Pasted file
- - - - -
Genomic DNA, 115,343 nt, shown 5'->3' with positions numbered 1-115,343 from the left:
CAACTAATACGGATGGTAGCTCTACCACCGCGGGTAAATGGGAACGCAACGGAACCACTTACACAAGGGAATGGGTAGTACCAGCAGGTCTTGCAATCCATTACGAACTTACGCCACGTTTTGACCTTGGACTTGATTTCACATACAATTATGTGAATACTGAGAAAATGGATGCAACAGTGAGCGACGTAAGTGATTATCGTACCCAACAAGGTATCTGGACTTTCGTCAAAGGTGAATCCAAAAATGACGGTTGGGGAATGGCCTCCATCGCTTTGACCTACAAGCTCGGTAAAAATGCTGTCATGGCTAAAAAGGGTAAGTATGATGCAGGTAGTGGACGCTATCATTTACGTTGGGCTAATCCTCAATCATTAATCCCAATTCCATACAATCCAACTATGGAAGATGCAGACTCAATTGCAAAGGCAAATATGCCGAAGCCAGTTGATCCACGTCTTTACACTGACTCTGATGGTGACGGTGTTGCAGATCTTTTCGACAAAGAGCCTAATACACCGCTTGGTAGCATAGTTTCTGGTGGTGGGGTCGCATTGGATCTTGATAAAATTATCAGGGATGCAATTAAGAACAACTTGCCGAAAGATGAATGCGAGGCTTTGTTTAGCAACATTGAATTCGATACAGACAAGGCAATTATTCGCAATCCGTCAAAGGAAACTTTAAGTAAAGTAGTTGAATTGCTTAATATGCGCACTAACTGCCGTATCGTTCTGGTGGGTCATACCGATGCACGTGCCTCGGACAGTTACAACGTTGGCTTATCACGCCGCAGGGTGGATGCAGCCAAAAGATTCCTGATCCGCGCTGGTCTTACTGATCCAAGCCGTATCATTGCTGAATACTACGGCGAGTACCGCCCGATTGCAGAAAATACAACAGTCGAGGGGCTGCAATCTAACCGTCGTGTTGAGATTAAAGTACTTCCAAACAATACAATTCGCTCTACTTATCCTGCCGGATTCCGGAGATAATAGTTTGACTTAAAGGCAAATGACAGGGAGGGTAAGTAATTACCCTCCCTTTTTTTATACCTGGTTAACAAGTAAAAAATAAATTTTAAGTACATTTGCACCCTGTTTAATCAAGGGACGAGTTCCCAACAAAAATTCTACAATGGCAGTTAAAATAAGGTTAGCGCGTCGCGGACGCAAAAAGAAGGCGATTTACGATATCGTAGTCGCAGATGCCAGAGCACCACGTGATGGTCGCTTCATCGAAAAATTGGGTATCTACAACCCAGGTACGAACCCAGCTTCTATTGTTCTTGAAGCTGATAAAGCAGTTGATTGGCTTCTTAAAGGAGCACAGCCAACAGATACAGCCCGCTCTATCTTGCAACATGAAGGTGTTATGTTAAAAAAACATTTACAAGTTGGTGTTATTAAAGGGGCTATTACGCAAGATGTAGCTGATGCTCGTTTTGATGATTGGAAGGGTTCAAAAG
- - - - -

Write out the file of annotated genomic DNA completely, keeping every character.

Genomic DNA, 115,343 nt, shown 5'->3' with positions numbered 1-115,343 from the left:
CAACTAATACGGATGGTAGCTCTACCACCGCGGGTAAATGGGAACGCAACGGAACCACTTACACAAGGGAATGGGTAGTACCAGCAGGTCTTGCAATCCATTACGAACTTACGCCACGTTTTGACCTTGGACTTGATTTCACATACAATTATGTGAATACTGAGAAAATGGATGCAACAGTGAGCGACGTAAGTGATTATCGTACCCAACAAGGTATCTGGACTTTCGTCAAAGGTGAATCCAAAAATGACGGTTGGGGAATGGCCTCCATCGCTTTGACCTACAAGCTCGGTAAAAATGCTGTCATGGCTAAAAAGGGTAAGTATGATGCAGGTAGTGGACGCTATCATTTACGTTGGGCTAATCCTCAATCATTAATCCCAATTCCATACAATCCAACTATGGAAGATGCAGACTCAATTGCAAAGGCAAATATGCCGAAGCCAGTTGATCCACGTCTTTACACTGACTCTGATGGTGACGGTGTTGCAGATCTTTTCGACAAAGAGCCTAATACACCGCTTGGTAGCATAGTTTCTGGTGGTGGGGTCGCATTGGATCTTGATAAAATTATCAGGGATGCAATTAAGAACAACTTGCCGAAAGATGAATGCGAGGCTTTGTTTAGCAACATTGAATTCGATACAGACAAGGCAATTATTCGCAATCCGTCAAAGGAAACTTTAAGTAAAGTAGTTGAATTGCTTAATATGCGCACTAACTGCCGTATCGTTCTGGTGGGTCATACCGATGCACGTGCCTCGGACAGTTACAACGTTGGCTTATCACGCCGCAGGGTGGATGCAGCCAAAAGATTCCTGATCCGCGCTGGTCTTACTGATCCAAGCCGTATCATTGCTGAATACTACGGCGAGTACCGCCCGATTGCAGAAAATACAACAGTCGAGGGGCTGCAATCTAACCGTCGTGTTGAGATTAAAGTACTTCCAAACAATACAATTCGCTCTACTTATCCTGCCGGATTCCGGAGATAATAGTTTGACTTAAAGGCAAATGACAGGGAGGGTAAGTAATTACCCTCCCTTTTTTTATACCTGGTTAACAAGTAAAAAATAAATTTTAAGTACATTTGCACCCTGTTTAATCAAGGGACGAGTTCCCAACAAAAATTCTACAATGGCAGTTAAAATAAGGTTAGCGCGTCGCGGACGCAAAAAGAAGGCGATTTACGATATCGTAGTCGCAGATGCCAGAGCACCACGTGATGGTCGCTTCATCGAAAAATTGGGTATCTACAACCCAGGTACGAACCCAGCTTCTATTGTTCTTGAAGCTGATAAAGCAGTTGATTGGCTTCTTAAAGGAGCACAGCCAACAGATACAGCCCGCTCTATCTTGCAACATGAAGGTGTTATGTTAAAAAAACATTTACAAGTTGGTGTTATTAAAGGGGCTATTACGCAAGATGTAGCTGATGCTCGTTTTGATGATTGGAAGGGTTCAAAAG